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Inside the Lab Technology and innovation, Oncology

A Personal Touch to Cancer Screening

There is huge potential for artificial intelligence (AI) to significantly improve women’s health care – that much is obvious. Over the past few years, we have seen exciting developments in the field, and AI is at the forefront of a digital health revolution. As we try to bounce back stronger from COVID-19 and keep prevention at the heart of healthcare, these developments are more important than ever.

In 2021, the Industrial Strategy AI Mission set a goal to use data, AI, and innovation to transform the prevention, early diagnosis, and treatment of chronic diseases by 2030. It predicts that, within 15 years, better use of AI and data could result in over 50,000 more people receiving an early, rather than late-stage, cancer diagnosis each year (1). Looking ahead to the future of cancer screening, we must harness the power of AI to enable timely results that inspire confidence in our patients.

Personalizing cancer screening
 

The key to this mission is a shift toward personalized screening, rather than a one-size-fits-all approach. This will require using AI for risk stratification by creating a molecular profile to determine relative risk for each patient and identify those at highest risk. There are certain risk factors in both breast and cervical screening that are well understood; dense breasts, family history, and an elevated body mass index can indicate higher risk of breast cancer (2), whereas persistent human papillomavirus infection – particularly with types 16 and 18 – is associated with higher risk of cervical cancer (3).

AI and machine learning can help to identify the most diagnostically relevant information and determine which cases to prioritize for further analysis. This information can also determine screening intervals and test types according to each person’s risk.

Easing the burden
 

On receiving screening results, it is vital for healthcare professionals to be able to rapidly review them for speedy diagnosis and treatment initiation, if needed. How can AI ease this burden? For cervical cancer, implementing AI and advanced imaging has the potential to improve the screening process. Creating images that can be rapidly reviewed using an advanced algorithm assesses the cervical cells in the sample and provides the screener with an image gallery of the most diagnostically relevant cells. This helps medical experts more rapidly identify and accurately diagnose abnormalities because they have fewer cells to analyze.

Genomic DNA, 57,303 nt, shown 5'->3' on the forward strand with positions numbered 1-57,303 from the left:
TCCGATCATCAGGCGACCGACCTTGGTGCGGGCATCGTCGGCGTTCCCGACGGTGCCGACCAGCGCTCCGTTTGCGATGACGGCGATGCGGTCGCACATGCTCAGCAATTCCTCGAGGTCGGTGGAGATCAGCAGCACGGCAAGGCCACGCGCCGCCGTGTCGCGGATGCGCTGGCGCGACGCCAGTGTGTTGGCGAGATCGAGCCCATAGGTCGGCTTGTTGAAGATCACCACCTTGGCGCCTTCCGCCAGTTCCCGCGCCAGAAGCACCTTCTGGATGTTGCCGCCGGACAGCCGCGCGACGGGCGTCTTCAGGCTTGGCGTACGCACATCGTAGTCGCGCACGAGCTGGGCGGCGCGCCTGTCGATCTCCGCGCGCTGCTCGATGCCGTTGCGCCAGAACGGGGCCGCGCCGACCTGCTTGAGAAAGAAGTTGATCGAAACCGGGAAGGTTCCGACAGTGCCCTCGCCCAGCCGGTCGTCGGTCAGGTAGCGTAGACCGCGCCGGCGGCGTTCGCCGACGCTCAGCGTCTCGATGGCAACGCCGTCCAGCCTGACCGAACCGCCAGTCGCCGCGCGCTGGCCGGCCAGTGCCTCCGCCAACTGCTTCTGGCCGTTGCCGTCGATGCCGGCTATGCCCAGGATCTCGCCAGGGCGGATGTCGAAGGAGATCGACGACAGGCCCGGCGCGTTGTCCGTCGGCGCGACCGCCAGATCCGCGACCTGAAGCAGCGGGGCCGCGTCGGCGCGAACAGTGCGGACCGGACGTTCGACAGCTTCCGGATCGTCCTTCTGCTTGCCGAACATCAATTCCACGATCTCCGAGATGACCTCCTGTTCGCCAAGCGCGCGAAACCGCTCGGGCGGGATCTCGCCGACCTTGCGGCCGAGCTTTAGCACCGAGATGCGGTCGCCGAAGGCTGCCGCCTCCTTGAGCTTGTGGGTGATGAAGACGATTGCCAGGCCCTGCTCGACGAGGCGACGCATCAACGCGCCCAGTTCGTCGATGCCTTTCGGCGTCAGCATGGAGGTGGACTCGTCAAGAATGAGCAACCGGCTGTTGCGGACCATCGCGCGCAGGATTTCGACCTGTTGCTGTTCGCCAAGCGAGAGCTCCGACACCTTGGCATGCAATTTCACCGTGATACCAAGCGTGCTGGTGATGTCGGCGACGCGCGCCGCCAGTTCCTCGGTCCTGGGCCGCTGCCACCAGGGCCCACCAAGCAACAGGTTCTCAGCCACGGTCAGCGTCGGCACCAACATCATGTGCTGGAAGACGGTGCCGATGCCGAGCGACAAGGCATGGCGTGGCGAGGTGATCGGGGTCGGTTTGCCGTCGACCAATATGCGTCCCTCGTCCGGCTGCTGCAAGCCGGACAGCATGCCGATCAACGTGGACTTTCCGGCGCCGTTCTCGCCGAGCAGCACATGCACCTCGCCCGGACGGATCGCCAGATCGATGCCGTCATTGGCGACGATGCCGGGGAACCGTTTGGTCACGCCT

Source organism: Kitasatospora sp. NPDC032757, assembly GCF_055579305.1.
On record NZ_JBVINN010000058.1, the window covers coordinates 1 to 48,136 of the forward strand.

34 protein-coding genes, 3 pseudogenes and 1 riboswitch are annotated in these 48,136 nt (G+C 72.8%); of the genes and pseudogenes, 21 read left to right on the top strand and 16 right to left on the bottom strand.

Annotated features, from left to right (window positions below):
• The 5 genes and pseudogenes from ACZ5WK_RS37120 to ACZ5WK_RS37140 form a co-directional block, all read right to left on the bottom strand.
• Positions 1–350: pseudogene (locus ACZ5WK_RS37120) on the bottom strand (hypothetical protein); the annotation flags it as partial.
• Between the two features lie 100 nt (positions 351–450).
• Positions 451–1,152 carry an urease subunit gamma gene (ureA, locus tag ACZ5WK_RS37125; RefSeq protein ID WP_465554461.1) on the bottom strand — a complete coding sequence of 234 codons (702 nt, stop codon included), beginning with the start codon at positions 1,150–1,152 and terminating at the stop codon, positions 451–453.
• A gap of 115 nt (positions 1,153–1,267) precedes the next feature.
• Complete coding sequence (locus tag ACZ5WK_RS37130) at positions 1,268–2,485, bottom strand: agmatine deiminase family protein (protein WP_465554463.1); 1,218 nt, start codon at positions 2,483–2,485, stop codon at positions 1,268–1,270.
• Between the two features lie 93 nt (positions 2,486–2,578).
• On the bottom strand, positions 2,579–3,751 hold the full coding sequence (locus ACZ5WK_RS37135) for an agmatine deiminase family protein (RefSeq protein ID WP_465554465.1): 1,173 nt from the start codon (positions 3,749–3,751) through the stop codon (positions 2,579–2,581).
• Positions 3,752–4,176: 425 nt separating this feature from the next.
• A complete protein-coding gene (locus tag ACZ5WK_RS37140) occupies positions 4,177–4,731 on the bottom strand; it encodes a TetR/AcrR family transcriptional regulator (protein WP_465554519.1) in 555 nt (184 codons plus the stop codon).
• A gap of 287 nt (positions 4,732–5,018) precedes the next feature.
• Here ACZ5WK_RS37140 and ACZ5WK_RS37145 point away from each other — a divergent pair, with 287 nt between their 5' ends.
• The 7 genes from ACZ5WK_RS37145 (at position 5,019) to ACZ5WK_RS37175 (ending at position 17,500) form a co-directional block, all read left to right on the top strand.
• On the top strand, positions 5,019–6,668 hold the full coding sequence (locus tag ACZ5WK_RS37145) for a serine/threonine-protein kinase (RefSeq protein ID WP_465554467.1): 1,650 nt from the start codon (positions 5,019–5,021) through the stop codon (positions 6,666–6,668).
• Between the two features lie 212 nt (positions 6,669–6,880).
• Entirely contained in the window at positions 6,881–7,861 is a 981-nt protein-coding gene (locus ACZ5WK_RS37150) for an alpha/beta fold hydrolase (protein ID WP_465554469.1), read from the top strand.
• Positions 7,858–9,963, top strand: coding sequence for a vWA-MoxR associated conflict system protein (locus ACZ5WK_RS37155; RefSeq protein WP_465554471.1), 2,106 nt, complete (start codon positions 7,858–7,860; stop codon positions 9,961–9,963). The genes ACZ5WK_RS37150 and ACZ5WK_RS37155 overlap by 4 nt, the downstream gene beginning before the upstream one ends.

Challenges to overcome
 

Although AI offers great potential in cancer screening, it still faces some challenges before it can be truly transformative. A report by Imperial College London highlighted evidence of racial bias in AI and the risk of exacerbating existing health inequalities (4) – highlighting the fact that, when it comes to personalized screening, datasets need to be inclusive and consider all risk factors in all demographics. The need for access to diverse datasets is clear; understanding how diseases progress in different populations allows us to ensure accurate and unbiased profiling of patients. The more data points available, the bigger the database and the more accurate the results returned by the AI.

We also need national portals to enable healthcare professionals across the UK to access these data, rather than being limited to smaller regions. To ensure widespread AI adoption, our healthcare systems require adequate infrastructure to handle it. For example, there needs to be a network between different pathology departments to better support information sharing and workload. This could allow smaller pathology departments without AI technology to access AI analysis from larger departments or share screening results for a second opinion.

What the future holds
 

Addressing the challenges outlined here will require close collaboration between regulatory bodies, health systems, innovators, and developers. Only by working together can we unlock the full power of AI, which has the potential to significantly improve cancer screening and aid earlier detection for so many patients. I am excited to see what the future holds and the real-world difference that AI will make to patients, healthcare organizations, and our society.

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  1. GOV.UK, “The Grand Challenge missions” (2021). Available at: bit.ly/3DDH6HY.
  2. Cancer Research UK, “Breast Cancer, Risk Factors” (2020). Available at: bit.ly/3hemSwT.
  3. World Health Organization, “Cervical Cancer” (2022). Available at: bit.ly/3zIHV1e.
  4. J Alford, N Rathod, “AI could worsen health inequities for UK’s minority ethnic groups – new report” (2022). Available at: bit.ly/3zJ76R6.
About the Author
Tim Simpson

General Manager of Hologic UK and Ireland, Newcastle upon Tyne, UK.

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